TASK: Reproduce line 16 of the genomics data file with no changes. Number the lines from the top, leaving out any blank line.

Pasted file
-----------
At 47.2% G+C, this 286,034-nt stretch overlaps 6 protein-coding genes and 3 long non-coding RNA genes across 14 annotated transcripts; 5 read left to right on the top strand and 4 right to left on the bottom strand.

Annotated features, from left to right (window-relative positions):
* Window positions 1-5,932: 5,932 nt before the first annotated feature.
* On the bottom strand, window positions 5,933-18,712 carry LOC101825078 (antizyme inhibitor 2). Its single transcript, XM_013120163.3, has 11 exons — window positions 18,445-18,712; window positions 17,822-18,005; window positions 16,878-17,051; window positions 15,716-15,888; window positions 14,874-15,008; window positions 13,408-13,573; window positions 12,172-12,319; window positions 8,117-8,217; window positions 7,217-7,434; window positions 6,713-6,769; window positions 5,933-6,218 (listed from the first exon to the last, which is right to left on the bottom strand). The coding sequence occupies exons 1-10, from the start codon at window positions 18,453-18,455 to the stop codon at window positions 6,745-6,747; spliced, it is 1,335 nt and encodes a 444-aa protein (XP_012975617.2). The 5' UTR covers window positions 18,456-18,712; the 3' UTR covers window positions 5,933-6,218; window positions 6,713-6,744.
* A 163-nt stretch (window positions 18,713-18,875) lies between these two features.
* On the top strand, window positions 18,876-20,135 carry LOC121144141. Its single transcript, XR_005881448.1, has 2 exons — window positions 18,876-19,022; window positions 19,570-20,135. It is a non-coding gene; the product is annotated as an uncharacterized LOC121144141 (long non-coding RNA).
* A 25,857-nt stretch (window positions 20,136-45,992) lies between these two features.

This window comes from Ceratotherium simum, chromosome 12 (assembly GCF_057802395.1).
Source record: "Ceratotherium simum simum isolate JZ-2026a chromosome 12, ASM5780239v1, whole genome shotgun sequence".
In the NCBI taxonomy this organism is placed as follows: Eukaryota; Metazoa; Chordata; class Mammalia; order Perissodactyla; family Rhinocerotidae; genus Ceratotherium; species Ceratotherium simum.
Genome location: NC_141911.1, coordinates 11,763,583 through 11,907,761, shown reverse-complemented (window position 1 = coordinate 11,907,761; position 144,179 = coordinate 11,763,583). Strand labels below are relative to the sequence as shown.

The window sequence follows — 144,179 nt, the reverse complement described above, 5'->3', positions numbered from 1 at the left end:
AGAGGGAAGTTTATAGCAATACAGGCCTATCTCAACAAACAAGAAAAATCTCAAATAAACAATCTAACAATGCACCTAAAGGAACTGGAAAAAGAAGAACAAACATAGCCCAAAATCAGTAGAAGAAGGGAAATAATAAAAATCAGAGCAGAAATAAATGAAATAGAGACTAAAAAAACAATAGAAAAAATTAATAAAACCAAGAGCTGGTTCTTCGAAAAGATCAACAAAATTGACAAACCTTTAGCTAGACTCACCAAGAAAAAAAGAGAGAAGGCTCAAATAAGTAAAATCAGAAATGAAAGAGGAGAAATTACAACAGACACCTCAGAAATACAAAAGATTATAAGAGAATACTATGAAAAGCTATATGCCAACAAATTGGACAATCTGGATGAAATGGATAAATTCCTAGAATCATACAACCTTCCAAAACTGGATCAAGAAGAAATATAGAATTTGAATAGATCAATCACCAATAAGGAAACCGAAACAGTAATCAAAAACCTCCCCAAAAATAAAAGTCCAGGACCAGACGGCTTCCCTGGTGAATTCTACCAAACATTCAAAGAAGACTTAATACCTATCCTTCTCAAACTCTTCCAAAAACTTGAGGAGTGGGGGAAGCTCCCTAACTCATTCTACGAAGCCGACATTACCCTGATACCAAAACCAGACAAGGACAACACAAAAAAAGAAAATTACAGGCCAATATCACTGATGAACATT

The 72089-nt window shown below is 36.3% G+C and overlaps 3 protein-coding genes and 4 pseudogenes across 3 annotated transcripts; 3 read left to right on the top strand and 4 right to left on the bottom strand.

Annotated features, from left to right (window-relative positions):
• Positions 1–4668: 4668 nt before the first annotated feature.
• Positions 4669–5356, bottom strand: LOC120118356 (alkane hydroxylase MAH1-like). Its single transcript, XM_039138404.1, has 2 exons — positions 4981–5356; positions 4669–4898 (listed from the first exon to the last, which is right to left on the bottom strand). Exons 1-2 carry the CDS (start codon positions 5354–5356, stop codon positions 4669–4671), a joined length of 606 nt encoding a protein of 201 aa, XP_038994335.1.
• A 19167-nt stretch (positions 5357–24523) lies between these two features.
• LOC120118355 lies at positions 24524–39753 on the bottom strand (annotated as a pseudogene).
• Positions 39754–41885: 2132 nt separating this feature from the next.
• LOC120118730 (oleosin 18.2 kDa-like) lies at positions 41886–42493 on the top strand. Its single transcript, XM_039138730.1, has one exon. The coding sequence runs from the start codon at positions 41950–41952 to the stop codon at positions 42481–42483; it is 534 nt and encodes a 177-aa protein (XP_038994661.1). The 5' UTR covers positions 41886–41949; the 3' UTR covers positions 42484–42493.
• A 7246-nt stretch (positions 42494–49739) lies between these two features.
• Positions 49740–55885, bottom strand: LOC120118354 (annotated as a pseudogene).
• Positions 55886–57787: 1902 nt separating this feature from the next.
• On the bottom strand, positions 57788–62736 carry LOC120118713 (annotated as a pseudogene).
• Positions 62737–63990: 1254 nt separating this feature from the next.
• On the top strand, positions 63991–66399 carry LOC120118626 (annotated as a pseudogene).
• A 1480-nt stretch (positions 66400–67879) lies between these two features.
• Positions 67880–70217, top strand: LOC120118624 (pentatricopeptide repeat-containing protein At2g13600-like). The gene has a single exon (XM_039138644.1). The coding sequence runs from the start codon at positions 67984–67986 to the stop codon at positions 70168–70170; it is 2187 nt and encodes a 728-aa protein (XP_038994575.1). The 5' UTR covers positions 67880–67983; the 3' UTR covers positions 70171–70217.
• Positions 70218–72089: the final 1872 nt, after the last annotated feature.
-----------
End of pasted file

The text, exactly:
• Positions 1–4668: 4668 nt before the first annotated feature.